Monthly Archives: June 2018

How to get off the slush pile-ask Robert

Come on down to our vast white brain of a library in Geelong next Tuesday at 6.30pm to meet Robert Lukins. I’m going to be having a chat with him about how this compelling and potent novel managed to get off the slush pile and onto our bedside tables. It’s a free event.

Book here http://www.grlc.vic.gov.au/whats-on/robert-lukins-%E2%80%93-everlasting-sunday

Robert+Lukins+01+COL
‘Described as both highly atmospheric, yet deeply unsettling, ‘The Everlasting Sunday’ is a meticulous account of toxic masculinity within a setting of inverted institutionalisation. At once beautiful and brutal, this is a haunting debut novel by writer, researcher and journalist Robert Lukins about growing up, growing wild, and what it takes to survive.’

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Links to poems online

http://www.poetryfoundation.org/poetrymagazine/poem/250060

http://cordite.org.au/tags/julie-maclean/

https://overland.org.au/author/julie-maclean/

http://redroomcompany.org/poet/julie-maclean/

http://www.inksweatandtears.co.uk/pages/?p=4799

http://www.foame.org/Issue10/biographies/bio-maclean.html

http://www.ofipress.com/macleanjulie.htm

https://bodyliterature.com/2013/04/23/julie-maclean/

 

Damen O’Brien

I first read Damen’s poetry a couple of years ago and was moved by the fine detail, the intelligence of his work and his political and moral stance. Each poem is crafted with such elegance and flair that I’ve been greedy to seek out his published pieces. There aren’t that many to date. He seems to have won prizes but not appeared in too many journals. I think we’ll be seeing a lot more of his work. I hope there’s a publisher out there with an offer to publish a full collection very soon because Damen is making a quiet but significant contribution to Australian poetry.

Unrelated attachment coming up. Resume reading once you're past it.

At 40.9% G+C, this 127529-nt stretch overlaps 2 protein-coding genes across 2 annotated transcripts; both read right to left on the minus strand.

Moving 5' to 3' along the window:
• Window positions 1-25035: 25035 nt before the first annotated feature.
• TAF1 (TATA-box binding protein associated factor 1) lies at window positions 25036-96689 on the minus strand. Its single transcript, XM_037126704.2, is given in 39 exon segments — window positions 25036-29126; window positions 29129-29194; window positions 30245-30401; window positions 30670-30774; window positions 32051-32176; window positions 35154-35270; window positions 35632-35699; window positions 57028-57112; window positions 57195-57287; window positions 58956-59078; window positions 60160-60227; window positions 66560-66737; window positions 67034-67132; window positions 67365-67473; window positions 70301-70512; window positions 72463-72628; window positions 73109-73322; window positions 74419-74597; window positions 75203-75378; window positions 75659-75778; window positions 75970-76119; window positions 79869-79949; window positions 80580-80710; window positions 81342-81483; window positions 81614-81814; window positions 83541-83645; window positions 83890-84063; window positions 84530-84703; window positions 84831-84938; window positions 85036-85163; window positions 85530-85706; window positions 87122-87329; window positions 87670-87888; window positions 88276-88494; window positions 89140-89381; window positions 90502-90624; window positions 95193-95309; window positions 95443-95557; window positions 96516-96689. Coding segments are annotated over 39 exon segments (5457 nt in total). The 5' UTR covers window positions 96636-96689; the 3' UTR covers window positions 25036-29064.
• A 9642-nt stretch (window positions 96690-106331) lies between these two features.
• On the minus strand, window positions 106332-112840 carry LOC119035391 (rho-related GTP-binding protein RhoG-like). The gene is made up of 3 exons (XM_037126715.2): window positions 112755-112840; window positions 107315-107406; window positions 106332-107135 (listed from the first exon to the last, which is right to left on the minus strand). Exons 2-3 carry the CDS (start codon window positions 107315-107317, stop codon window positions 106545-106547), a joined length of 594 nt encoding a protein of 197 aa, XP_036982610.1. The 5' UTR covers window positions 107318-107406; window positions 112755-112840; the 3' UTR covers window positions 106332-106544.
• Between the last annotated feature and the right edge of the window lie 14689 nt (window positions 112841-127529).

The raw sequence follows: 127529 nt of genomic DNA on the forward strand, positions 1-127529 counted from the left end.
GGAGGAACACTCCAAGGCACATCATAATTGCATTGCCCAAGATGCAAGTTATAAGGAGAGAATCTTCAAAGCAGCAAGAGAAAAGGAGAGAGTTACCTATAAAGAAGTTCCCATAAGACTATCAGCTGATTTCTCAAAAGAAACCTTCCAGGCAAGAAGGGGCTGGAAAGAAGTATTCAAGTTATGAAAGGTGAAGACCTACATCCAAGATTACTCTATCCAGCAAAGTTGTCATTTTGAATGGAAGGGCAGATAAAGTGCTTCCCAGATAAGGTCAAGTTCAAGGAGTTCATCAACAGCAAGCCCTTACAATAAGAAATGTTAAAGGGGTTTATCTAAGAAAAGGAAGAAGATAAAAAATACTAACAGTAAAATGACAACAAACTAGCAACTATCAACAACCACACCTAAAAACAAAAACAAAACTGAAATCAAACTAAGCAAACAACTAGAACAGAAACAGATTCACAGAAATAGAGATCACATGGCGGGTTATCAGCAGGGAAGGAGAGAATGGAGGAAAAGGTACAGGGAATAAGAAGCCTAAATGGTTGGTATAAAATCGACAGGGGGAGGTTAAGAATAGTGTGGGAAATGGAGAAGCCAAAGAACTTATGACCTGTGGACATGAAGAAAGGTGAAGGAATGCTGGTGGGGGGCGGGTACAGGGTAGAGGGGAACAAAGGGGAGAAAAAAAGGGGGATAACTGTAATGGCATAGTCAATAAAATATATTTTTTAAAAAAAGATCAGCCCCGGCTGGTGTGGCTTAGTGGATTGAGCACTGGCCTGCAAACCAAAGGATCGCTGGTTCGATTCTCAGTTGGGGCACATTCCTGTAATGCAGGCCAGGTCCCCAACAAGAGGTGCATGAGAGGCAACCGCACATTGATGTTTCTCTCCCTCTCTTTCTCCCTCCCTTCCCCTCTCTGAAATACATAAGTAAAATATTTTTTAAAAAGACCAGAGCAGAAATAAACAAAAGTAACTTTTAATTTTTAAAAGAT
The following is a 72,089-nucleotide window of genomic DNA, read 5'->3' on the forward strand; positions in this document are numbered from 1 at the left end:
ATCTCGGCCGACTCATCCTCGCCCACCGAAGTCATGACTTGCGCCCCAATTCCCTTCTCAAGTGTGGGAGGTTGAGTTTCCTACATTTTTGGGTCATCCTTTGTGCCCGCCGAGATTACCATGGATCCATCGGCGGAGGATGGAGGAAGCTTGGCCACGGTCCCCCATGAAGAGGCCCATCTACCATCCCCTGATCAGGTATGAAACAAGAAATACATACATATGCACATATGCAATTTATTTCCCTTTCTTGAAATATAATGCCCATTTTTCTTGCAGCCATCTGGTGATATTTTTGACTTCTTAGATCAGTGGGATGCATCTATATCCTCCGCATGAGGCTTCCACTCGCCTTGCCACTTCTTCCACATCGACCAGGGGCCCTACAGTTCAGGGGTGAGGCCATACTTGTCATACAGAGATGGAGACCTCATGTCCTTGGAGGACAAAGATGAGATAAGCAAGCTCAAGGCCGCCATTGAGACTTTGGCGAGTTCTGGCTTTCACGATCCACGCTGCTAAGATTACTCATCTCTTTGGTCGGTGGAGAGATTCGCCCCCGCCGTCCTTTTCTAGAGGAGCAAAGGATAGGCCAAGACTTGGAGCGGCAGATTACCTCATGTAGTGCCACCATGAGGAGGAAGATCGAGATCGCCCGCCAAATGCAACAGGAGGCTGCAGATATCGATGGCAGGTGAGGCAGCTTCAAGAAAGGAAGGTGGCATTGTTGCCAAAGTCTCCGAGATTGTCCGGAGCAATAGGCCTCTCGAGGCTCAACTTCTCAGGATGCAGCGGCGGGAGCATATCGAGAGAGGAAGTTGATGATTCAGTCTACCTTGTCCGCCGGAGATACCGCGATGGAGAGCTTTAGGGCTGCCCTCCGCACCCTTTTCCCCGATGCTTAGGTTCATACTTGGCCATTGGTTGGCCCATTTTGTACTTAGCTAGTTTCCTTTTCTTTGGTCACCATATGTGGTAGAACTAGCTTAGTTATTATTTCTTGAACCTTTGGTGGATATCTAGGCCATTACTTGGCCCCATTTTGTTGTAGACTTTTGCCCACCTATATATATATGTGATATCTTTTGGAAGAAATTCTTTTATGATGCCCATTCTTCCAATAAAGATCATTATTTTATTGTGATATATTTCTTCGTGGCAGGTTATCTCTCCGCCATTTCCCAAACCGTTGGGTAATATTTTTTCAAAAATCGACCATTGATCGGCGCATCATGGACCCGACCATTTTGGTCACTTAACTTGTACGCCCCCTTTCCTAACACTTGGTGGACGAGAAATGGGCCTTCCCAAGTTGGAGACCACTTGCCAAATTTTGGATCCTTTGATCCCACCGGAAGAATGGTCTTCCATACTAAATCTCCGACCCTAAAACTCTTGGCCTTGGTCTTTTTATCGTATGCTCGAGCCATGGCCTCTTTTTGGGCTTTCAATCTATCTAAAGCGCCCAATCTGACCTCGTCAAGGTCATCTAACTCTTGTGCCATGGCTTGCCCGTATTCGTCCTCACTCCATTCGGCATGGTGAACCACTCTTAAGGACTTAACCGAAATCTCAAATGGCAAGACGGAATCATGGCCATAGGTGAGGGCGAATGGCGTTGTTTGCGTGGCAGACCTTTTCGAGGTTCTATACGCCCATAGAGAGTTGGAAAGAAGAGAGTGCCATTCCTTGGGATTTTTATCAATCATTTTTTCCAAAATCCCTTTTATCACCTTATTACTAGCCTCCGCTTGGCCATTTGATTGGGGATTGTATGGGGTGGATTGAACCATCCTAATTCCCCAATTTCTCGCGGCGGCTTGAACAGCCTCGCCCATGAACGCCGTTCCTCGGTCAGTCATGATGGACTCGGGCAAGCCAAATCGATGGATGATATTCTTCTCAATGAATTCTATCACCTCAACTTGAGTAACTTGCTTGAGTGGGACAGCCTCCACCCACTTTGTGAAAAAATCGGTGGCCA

Damen-OBrien-e1442714269442

                                                                              Image from Mascara Review

Fiddler Crabs

Before the Egyptians had glyphed the inundation
you were already a worshipper of the tide,

building brief altars in the soupy midden mess
of the returning mud, and the retreating sea.
Before the spring-masted marinas
hung on the warm swell like the bloat of a dead bream
you cultivated the root forests and played at empire.

 Even then, sharp sawing beaks and ruffled shadows
could have you shuffling sideways into your tunnels like magicans:
neat sifters and scavengers, daintily testing
the rich silt pickings, before there was recycling.
You are courtly jousters, holding up the glaives of your claws
even as the wash shudders and swirls around you.

Before the Mayans and their millennial calendars could,
before the yabby pumpers and the sand-dredgers will,
you know what is coming, in your soft-shelled fevers:
the surges seeded from the burning Devonian forests,
the punishments promised, and the last inundation climbing over the flood-lands
and tumbling you from the altars and the seedpods of your world.

Highly commended W.B. Yeats Poetry Prize, 2015